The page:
Democrats aim to give state legislative candidates — and Biden — a boost with $10 million investment

The arm of the national Democratic Party focused on state legislative races will spend more than $10 million to boost down-ballot candidates as part of a broader effort that’s also designed to help President Joe Biden in key battleground states.

Officials with the Democratic Legislative Campaign Committee said the investment, shared first with NBC News, marks the first time the organization has allocated this much money this early in the cycle.

The campaign, the first of several the group plans to make in the current cycle as part of a goal to spend $60 million, is the latest announced in recent weeks for state legislative races by Democratic and nonpartisan groups, whose spending will far exceed $100 million during the 2024 election.

It also further underscores the growing attention on contests for state House and Senate, where policies on issues like reproductive rights and voting rights can often have a more direct impact on people’s lives.

The DLCC’s latest investment will be allocated to competitive legislative races in eights states: Pennsylvania, Michigan, Arizona, Wisconsin, North Carolina, Kansas, New Hampshire and Minnesota.

The funding will go through local Democratic parties and groups and candidates’ campaigns, with a focus on messaging, organizing, door-knocking and voter education, DLCC officials said.

In Michigan, Minnesota and Pennsylvania, the DLCC aims to help Democrats keep their narrow majorities in one or both chambers of the legislatures. In Arizona and New Hampshire, the group aims to help Democrats flip control of one or both chambers of those legislatures. In Wisconsin and Kansas, states that have Democratic governors but whose legislatures are firmly controlled by Republicans, the DLCC aims to win enough competitive seats to avoid GOP supermajorities and preserve the governors’ veto power.

A broader goal of the investment, DLCC officials said, is to help give Biden a boost from the bottom of the ticket.

“We know that strong legislative campaigns and candidates are really strong messengers and are fundamentally really close to their communities,” DLCC President Heather Williams said in an interview. “They are a critical part” of a broader effort that includes “not only telling the story of their campaigns and their priorities,” Williams said, “but also the story of Democratic Party values, of how we are advancing those, and the story of the president’s agenda.”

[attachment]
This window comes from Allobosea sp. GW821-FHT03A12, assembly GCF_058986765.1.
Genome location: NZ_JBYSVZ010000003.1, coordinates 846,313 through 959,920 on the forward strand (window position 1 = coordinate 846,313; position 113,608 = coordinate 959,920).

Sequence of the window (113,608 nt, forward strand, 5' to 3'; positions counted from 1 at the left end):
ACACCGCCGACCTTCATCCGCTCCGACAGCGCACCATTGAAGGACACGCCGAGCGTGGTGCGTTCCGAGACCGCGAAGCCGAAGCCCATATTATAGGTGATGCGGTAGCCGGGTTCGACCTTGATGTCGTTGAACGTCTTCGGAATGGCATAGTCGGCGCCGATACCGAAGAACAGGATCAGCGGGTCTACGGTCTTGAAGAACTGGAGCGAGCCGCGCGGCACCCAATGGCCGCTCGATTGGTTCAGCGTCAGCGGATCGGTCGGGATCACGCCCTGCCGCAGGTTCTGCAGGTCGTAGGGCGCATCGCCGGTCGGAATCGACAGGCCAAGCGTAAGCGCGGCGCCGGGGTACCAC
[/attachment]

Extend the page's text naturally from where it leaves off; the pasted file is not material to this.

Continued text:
“Those conversations are incredibly powerful and they bring people into the process in a way that certainly supports the entire ticket — up and down the ballot,” Williams said.

Asked whether the investment was specifically intended to aid Biden in some battleground states where polls show him trailing or in a close race with former President Donald Trump, Williams said “there’s a lot of overlap” in states being targeted by the DLCC between the legislative races and “the path to the presidency.”

But helping Democratic legislative candidates, Williams added, will also help fortify the party’s power in those states regardless of who wins the White House in November.

“We’ve known for a long time that much of the Republican agenda was moving through or being tested in the states,” she said. “And that’s going to keep happening, whether Trump wins the White House or he doesn’t.”

As part of the effort, the DLCC launched a new website that will highlight the specific races the group is targeting to further build awareness around down-ballot candidates.

Aside from the DLCC, the States Project, a left-leaning group that works to build Democratic majorities in state legislatures, said last week it would spend at least $70 million on state legislative races in nine states this cycle — the largest planned expenditure on such contests by any outside group in the 2024 cycle so far.

And earlier this month, the American Civil Liberties Union said it will spend more than $25 million on down-ballot races across the country focused on issues like abortion rights, its largest ever investment for a single election cycle.

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